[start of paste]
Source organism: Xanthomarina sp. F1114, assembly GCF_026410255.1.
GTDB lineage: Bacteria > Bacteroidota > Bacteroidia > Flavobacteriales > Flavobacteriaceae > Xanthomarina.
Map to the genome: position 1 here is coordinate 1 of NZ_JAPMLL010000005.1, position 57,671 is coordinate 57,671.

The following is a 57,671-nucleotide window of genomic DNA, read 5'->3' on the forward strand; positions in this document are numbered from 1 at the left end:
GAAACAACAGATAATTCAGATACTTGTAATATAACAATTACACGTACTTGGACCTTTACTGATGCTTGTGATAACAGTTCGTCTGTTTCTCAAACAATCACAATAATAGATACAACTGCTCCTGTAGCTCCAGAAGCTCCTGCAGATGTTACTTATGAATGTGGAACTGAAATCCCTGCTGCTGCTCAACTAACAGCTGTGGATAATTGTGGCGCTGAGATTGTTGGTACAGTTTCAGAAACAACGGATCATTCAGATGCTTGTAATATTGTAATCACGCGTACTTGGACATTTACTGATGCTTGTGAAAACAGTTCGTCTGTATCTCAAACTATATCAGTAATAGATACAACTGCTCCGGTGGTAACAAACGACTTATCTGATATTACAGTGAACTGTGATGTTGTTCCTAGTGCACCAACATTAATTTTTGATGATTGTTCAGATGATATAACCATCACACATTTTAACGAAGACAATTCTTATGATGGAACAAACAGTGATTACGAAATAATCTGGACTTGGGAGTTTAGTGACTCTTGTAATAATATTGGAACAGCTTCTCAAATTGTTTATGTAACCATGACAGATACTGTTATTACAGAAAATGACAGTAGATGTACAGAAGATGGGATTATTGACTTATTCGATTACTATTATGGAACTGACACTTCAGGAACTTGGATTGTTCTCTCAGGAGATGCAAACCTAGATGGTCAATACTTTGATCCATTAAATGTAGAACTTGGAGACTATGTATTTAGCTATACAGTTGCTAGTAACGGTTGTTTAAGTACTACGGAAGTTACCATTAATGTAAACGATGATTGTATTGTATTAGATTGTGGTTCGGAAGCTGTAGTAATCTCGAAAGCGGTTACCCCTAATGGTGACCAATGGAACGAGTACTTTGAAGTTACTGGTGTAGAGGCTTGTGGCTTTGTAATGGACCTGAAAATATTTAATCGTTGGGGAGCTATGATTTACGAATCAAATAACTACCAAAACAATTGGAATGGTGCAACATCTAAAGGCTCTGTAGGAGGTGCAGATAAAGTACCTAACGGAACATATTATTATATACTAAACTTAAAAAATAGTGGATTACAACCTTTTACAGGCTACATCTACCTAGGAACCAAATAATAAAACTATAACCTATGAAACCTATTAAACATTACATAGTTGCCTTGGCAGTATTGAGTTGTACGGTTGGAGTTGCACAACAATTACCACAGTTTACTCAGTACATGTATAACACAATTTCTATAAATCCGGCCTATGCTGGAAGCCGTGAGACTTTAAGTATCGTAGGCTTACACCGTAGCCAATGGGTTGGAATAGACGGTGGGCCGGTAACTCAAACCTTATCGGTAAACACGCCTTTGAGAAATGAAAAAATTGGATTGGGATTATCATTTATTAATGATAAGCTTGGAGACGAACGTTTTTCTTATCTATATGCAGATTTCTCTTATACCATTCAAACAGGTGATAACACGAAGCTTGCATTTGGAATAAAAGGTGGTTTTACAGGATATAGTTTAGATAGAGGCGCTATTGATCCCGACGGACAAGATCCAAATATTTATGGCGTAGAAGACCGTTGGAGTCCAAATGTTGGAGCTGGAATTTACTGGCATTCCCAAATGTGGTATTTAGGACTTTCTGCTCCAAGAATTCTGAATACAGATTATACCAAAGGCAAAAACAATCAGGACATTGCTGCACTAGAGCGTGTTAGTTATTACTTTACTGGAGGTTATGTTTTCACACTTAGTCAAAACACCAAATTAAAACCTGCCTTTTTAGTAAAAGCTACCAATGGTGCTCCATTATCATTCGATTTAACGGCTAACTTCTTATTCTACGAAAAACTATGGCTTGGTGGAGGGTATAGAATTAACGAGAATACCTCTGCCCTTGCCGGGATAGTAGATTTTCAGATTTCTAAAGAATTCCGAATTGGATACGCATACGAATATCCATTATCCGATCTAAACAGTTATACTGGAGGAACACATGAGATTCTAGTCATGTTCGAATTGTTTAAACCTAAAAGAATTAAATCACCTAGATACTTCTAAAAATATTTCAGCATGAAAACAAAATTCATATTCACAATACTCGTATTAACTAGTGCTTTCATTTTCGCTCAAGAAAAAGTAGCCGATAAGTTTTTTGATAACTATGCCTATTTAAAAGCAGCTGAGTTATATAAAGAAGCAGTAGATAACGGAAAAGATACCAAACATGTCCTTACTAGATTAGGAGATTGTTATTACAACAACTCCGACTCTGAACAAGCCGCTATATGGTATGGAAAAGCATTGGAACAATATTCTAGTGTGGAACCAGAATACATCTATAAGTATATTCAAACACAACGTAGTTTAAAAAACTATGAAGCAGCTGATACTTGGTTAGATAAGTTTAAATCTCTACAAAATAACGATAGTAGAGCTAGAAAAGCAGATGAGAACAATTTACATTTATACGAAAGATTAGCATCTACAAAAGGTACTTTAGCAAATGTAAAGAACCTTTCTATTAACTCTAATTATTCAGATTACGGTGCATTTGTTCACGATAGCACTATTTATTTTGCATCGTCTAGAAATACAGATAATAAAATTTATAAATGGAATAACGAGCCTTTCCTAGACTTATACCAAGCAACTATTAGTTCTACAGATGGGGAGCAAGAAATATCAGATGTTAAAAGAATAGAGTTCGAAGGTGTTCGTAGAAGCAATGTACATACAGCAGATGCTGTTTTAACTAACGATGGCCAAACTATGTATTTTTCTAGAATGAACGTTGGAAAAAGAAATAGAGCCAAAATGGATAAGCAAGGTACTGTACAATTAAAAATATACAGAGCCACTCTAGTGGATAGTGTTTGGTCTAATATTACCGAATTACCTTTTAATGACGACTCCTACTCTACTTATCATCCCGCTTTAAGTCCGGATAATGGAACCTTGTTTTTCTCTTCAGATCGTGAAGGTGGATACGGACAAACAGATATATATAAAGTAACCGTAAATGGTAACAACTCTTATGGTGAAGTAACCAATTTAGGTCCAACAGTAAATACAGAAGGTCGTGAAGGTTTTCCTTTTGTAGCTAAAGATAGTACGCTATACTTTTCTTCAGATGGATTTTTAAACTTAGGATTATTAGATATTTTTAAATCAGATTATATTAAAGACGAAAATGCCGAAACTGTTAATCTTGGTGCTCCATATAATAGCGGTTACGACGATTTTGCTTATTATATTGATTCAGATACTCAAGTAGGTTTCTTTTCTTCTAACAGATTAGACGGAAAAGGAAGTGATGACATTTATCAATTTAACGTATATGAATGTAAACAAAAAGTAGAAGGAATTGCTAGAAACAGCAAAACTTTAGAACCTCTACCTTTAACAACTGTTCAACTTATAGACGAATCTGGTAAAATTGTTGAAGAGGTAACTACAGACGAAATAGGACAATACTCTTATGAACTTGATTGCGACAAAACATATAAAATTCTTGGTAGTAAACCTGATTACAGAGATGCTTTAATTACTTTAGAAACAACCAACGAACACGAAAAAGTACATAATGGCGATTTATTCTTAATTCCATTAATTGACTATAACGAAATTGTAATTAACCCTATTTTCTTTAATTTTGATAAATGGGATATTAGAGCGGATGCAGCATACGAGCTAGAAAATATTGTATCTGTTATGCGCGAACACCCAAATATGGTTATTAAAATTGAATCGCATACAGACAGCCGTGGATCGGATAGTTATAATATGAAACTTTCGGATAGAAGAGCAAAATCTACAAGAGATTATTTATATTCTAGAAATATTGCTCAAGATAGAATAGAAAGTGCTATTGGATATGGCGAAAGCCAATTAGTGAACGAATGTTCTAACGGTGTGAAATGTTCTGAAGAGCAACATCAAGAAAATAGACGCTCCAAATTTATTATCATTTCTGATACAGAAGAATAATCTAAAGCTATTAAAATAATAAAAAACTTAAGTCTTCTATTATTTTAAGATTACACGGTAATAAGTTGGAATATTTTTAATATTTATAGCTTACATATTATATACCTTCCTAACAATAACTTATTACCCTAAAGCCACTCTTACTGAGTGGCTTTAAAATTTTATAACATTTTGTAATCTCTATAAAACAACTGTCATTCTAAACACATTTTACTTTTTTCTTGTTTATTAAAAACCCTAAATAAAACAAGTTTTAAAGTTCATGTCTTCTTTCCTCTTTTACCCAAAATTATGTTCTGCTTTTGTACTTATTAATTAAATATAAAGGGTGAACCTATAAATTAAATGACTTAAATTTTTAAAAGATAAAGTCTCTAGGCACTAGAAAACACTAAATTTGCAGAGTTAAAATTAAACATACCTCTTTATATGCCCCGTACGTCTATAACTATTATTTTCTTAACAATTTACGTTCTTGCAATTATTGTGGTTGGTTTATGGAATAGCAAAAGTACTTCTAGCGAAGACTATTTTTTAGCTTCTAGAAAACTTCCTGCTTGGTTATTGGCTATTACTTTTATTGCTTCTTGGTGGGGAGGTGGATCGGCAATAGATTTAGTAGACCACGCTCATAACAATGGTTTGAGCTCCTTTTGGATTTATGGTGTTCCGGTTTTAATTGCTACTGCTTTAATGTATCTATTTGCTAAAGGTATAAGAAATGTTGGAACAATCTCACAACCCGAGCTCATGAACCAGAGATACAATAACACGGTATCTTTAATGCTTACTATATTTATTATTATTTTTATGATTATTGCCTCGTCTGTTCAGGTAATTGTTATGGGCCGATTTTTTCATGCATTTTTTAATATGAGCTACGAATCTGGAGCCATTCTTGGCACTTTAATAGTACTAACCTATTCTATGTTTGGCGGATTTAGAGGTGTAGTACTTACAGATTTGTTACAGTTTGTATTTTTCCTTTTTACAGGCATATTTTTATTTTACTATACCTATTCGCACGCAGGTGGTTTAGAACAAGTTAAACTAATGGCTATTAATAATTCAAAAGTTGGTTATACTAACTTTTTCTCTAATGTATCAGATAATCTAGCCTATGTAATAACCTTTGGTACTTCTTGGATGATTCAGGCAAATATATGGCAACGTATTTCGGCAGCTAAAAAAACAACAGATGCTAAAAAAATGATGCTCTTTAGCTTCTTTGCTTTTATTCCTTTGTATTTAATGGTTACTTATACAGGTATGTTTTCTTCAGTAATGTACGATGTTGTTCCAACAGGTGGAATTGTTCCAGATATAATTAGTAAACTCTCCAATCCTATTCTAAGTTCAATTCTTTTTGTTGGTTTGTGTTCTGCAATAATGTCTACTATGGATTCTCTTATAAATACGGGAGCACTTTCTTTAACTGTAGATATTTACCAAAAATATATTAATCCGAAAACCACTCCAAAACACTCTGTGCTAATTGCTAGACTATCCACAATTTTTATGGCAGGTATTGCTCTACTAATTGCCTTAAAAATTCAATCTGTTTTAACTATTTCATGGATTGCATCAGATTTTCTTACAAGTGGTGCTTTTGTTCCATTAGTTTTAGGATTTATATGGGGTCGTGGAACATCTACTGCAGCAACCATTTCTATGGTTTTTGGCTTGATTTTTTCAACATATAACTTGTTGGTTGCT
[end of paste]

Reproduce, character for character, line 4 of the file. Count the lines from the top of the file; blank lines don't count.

The following is a 57,671-nucleotide window of genomic DNA, read 5'->3' on the forward strand; positions in this document are numbered from 1 at the left end: